A true kanban system incorporates some mechanism for limiting the amount of work in progress. Once again, there are numerous ways to achieve this:
- Numeric WIP limits, each controlling the amount of WIP in a single column, a span of columns, or a horizontal swim lane.
- Physical constraints, such as the number of horizontal swim lanes available.
- Limits on the number of tokens (e.g., personal avatars) in circulation, and attaching them to tickets. The control offered by this mechanism is lessened if tickets are allowed to be in progress without such a token; in this case, it is limiting not the overall WIP, only the amount considered “active.”
- Policies that control, for example, the amount of WIP per person or class of service.
- Some external mechanism that releases work into the system only when there is capacity. Scrum achieves this by limiting the amount of work committed to in a timeboxed sprint.
There is a lot to be said for using multiple techniques in combination, for example:
- Horizontal (e.g., class of service) and vertical (state) limits in combination
- Physical constraints (e.g., on epics) combined with vertical limits (e.g., on features in active development)
- Sprints combined with column-level limits, to curb multitasking and to encourage work to move from states of partial completion (e.g., “code complete”) and on toward deployment
When multiple crosscutting mechanisms have been properly calibrated, no limit needs to feel overly constraining on its own, and yet the combined effect is to reduce WIP to levels that might previously have seemed inconceivable. Each limit addresses a particular symptom or behavior, kicks in when needed, and helps to smooth flow overall.
Given the wide range of design choices available, it’s a good idea to review the board design before deeming it to be your “initial” one (don’t ever think of it as “final”!).
Begin with some basic technical checks:
- How does the board look when populated with work items? Does it organize them effectively? Is there enough room?
- How much movement will we see between standups? Not enough? Too much?
- Is it understandable by its intended users? Too complicated? Too simplistic? Ask them, or better still, involve them.
- Does it make unreasonable demands or assume changes of process, organization, or role that aren’t yet agreed upon? (I don’t say “never” to introducing radical system changes at this stage, but I don’t usually recommend it.)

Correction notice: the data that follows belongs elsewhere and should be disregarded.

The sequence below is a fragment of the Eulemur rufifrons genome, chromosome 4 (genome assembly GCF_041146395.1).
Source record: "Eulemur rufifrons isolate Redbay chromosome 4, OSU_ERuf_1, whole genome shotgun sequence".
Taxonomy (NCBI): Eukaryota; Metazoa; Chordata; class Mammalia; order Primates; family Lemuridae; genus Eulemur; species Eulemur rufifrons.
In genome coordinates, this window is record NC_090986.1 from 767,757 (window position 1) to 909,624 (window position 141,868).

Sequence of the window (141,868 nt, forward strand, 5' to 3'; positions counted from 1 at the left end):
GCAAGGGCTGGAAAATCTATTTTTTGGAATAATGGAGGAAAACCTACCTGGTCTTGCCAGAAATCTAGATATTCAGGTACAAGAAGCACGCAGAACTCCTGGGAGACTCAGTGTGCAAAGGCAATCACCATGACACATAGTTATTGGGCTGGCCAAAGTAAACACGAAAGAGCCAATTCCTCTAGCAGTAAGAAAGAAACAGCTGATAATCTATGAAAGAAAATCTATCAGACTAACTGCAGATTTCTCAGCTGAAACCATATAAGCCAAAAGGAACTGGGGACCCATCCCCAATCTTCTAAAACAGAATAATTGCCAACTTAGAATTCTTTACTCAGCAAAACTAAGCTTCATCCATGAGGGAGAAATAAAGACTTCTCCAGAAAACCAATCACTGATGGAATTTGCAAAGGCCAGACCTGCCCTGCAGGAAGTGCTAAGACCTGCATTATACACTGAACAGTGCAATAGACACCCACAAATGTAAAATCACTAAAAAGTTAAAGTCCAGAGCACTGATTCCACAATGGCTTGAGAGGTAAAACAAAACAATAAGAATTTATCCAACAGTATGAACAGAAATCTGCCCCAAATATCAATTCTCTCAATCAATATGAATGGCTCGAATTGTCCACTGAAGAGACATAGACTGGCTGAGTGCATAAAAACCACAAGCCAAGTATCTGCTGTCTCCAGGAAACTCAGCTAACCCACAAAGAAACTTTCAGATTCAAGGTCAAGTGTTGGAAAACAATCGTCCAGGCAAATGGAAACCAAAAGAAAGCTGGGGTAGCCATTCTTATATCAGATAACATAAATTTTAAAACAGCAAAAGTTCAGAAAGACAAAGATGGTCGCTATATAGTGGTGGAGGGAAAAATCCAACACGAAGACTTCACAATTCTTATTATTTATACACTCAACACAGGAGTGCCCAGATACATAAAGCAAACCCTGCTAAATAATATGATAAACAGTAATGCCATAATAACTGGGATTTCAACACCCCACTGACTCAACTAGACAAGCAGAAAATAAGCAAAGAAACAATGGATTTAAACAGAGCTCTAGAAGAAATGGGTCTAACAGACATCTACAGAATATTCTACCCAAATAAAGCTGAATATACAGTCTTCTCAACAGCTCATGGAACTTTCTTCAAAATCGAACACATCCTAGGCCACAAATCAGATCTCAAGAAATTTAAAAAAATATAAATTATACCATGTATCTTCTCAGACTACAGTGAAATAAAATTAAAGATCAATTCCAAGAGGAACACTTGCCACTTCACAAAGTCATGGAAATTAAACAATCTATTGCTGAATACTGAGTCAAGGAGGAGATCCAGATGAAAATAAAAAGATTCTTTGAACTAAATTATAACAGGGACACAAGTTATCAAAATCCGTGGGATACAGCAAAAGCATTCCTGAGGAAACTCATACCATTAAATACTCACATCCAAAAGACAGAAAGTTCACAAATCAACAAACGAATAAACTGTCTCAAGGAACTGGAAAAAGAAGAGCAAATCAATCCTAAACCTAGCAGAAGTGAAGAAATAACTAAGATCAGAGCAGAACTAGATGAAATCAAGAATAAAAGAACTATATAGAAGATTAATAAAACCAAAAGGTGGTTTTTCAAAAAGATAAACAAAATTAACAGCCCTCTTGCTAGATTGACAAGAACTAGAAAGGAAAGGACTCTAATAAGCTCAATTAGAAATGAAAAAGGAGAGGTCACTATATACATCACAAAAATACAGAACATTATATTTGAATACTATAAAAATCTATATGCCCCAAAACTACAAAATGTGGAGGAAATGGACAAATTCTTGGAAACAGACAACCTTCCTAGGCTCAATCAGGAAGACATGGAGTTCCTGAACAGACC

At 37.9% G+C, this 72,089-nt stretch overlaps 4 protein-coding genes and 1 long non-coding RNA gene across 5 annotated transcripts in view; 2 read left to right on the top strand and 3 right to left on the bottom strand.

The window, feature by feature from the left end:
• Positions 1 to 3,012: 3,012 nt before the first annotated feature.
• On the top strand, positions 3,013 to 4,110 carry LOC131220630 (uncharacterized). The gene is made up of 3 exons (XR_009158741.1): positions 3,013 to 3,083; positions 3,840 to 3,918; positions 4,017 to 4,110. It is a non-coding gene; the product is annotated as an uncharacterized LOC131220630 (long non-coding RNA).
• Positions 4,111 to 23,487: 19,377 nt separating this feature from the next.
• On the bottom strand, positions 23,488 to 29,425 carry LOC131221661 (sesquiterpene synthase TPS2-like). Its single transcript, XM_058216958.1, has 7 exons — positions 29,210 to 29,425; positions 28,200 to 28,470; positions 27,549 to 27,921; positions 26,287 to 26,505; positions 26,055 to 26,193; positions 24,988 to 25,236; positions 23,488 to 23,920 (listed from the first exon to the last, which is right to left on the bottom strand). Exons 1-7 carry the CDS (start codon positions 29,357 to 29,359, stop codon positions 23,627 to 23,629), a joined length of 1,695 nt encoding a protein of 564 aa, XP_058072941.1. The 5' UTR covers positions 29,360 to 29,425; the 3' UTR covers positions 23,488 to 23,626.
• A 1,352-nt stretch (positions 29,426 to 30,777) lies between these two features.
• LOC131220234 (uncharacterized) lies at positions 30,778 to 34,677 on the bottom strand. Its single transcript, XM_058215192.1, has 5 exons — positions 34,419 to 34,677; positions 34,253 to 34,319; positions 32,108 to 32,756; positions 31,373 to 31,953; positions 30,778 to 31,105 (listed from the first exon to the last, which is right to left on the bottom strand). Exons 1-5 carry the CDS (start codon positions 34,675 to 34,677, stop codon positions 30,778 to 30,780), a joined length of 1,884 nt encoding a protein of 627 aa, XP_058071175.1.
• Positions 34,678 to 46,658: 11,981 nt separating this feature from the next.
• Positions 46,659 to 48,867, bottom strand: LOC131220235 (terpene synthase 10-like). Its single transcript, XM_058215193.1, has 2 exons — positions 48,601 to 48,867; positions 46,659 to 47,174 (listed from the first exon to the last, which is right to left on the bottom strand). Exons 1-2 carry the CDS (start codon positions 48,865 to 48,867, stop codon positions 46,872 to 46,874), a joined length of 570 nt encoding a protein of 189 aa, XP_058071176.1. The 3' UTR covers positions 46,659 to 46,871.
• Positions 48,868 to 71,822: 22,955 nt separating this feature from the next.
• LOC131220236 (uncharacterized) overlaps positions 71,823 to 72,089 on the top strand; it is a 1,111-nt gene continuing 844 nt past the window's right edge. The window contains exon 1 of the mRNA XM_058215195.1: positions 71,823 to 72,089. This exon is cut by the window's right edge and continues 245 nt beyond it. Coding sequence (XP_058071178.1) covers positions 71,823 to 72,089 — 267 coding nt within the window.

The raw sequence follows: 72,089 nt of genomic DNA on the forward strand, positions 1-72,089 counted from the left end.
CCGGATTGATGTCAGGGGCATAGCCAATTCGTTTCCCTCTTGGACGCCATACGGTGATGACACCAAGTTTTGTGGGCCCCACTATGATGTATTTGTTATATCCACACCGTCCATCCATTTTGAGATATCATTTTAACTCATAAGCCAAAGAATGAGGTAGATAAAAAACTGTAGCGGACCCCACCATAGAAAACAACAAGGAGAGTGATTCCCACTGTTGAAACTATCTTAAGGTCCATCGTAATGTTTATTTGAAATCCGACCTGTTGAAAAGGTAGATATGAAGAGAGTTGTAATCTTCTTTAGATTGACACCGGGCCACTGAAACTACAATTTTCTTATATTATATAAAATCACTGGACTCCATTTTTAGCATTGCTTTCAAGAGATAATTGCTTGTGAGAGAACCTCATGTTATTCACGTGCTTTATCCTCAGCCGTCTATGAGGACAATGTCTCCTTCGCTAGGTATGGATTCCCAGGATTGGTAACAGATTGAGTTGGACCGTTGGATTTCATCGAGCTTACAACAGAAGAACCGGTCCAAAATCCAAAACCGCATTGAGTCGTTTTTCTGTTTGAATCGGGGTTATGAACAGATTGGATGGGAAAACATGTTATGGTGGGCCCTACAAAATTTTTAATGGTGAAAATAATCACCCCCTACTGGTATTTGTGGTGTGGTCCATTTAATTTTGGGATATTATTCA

More reflectively, a good design addresses multiple needs of a broader nature:
- It brings transparency to what is happening and how it happens, helps better decisions to be made, and encourages self-organization and collaboration. Can you (collectively) picture those things with this design?
- It helps to bring balance—between demand and supply, across different categories of demand, and so on. Will it do that, even if only tentatively?
- It encourages both thought and action with respect to customer focus and flow. Refer to Chapters 4 and 5 and try using your board design as a thinking tool.
Lastly, and crucially:
- In what ways does this design begin to address the specific dissatisfactions and frustrations you captured at the very start of this process (Chapter 18)? Don’t expect to fix all of them right away—it may be better not even to try—but will it bring their symptoms or causes closer to the surface than they are now?
These review considerations—and most especially the last one—apply not only when designing a board for the first time, but when evolving it, too. Better an ugly board whose changes are deliberately targeted than a beautiful one whose refinements exist for their own sake. Learn to see through the board to the system it represents; act on one for the effect it has on the other.